(Trent Nelson  |  The Salt Lake Tribune) The Great Salt Lake, near Saltair on Saturday, March 26, 2022. Warm weather is expected to kick up more dust from the exposed lakebed.

N. Utah seeing its worst dust in a decade. Why the drying Great Salt Lake isn’t to blame — yet.

By Leia Larsen | May 13, 2022, 3:03 p.m.

(Leah Hogsten | The Salt Lake Tribune)  The prominent narrowing of Temple Fork Canyon, in the foreground, is where the proposed Temple Fork Dam dam would be located and the reservoir in the background, as seen Tuesday, May 3, 2022, in Logan Canyon.

Big dam, small dam, no dam — What’s the right water answer for this growing Utah community?

By Leia Larsen | May 12, 2022, 3:02 p.m.

(Francisco Kjolseth | The Salt Lake Tribune) Shipping containers are moved by rail in and out of the Union Pacific intermodal terminal at a steady pace, west of Salt Lake City. Directly south is the future site of the transloading facility, which will be the heart of the inland port, as seen on Wednesday, Nov. 10, 2021.

‘We are a solution’ — How Utah’s inland port hopes to ease supply chain woes

By Leia Larsen | May 12, 2022, 12:00 p.m.

(Trent Nelson  |  The Salt Lake Tribune) Poor air quality obscures the Oquirrh Mountains and downtown Salt Lake City, as seen from the University of Utah on Friday, Dec. 3, 2021. On Saturday, May 7, 2022, wind-blown dust caused air quality to reach "unhealthy" levels, according to the Utah Division of Environmental Quality.

Haze over Salt Lake City causes ‘unhealthy’ air quality on Saturday

By Jeff Parrott | May 7, 2022, 3:50 p.m.

(Courtesy photo by Ray Bloxham, Southern Utah Wilderness Alliance) Utah’s remote Henry Mountains in Garfield County are home to free-roaming herd of bison. A land trade is in the works where nearby ranchers would exchange their private inholdings on the range’s west slope with public land that could then be developed in fast-growing Washington County.

Southern Utah land swap would give bison more room to roam, but at what cost?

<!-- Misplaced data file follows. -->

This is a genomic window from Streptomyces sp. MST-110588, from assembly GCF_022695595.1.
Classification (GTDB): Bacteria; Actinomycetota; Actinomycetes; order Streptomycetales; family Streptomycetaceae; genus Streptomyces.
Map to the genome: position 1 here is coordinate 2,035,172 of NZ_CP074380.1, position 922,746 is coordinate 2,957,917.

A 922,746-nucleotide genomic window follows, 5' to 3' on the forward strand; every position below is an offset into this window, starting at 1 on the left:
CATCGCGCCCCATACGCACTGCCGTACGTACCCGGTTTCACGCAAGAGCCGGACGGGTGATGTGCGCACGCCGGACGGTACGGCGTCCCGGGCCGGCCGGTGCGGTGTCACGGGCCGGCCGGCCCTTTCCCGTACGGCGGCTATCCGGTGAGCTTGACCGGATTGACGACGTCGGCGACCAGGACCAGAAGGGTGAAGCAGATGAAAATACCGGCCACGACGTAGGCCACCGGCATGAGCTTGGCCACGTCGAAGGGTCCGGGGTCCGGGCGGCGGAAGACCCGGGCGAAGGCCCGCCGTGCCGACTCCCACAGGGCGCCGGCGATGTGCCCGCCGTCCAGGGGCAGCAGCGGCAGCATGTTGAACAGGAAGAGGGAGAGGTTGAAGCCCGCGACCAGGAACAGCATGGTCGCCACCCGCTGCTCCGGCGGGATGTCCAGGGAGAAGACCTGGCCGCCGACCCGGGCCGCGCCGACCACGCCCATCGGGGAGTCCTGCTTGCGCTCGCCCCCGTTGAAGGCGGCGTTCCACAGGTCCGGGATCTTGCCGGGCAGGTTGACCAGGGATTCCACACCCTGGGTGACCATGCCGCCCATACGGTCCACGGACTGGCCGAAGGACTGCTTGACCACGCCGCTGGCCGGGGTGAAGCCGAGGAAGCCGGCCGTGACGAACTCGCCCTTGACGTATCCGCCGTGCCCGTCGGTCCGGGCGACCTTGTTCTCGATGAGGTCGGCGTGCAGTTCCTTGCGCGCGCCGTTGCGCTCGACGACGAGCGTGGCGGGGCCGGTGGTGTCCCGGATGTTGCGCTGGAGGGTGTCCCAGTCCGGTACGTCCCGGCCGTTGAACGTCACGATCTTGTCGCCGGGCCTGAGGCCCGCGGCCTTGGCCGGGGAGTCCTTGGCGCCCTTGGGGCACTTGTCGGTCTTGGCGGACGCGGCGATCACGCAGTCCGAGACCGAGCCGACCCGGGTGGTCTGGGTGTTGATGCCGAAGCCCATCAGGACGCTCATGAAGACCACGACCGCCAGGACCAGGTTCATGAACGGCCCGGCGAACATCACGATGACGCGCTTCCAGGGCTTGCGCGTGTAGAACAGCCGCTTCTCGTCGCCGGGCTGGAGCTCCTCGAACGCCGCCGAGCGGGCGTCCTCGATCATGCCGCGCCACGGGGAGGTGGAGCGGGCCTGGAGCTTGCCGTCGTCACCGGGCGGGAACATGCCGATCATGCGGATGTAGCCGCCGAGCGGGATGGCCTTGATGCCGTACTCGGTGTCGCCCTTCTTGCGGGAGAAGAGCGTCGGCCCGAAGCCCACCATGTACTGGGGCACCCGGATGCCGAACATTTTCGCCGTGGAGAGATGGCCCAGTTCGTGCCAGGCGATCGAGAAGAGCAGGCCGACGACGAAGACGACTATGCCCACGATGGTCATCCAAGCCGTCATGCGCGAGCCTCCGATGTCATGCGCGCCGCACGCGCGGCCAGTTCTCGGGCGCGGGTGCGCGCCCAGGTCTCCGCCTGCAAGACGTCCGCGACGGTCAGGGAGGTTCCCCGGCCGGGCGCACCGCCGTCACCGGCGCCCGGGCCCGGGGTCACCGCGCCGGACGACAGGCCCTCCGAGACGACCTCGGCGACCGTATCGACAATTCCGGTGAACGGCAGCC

By Brian Maffly | May 7, 2022, 10:17 p.m.

(Trent Nelson  |  The Salt Lake Tribune) The shore of the Great Salt Lake on Stansbury Island on Saturday, March 26, 2022. The lake could shrink another 2 feet, hitting a record low for a second consecutive year, due to Utah's persistent drought.

Stifling drought to take its toll on Great Salt Lake, lawns, wildlife and why recent rains won’t change that

By Leia Larsen | May 6, 2022, 6:22 p.m.

(Brian Maffly | The Salt Lake Tribune) This wastewater equipment, photographed on March 18, 2022, is to be installed at the Canyon Meadows subdivision in Wasatch County.

When the land wouldn’t support septic tanks, a Provo Canyon subdivision tries its own mini sewer system

By Brian Maffly | May 5, 2022, 2:59 p.m.

(Zak Podmore | The Salt Lake Tribune) Crews with the Bureau of Reclamation and U.S. Fish and Wildlife Service net endangered fish below the Piute Farms Waterfall in what used to be the San Juan arm of Lake Powell on Tuesday, March 29, 2022. As Utah's largest reservoir continues dropping, federal officials announced new measures to get more water into Powell to ensure continued power generation at Glen Canyon Dam.

Spilling water from Flaming Gorge to feed Lake Powell, feds will try to keep Glen Canyon Dam operational

By Brian Maffly | May 4, 2022, 12:00 p.m.

(Zak Podmore | The Salt Lake Tribune) The Colorado River carves through sediment that was deposited in Lake Powell when the reservoir was higher, April 10, 2022.

Deltas of sediment are pushing into Glen Canyon as Lake Powell disappears

By Zak Podmore | May 11, 2022, 6:43 p.m.

Brian Maffly  |  The Salt Lake Tribune
Rocky Mountain Power the Huntington Power Plant in central Utah, seen in this file photo.

As Utah’s drought persists, clean energy advocates say it’s time to power down water-guzzling coal plants

By Leia Larsen | May 1, 2022, 1:00 p.m.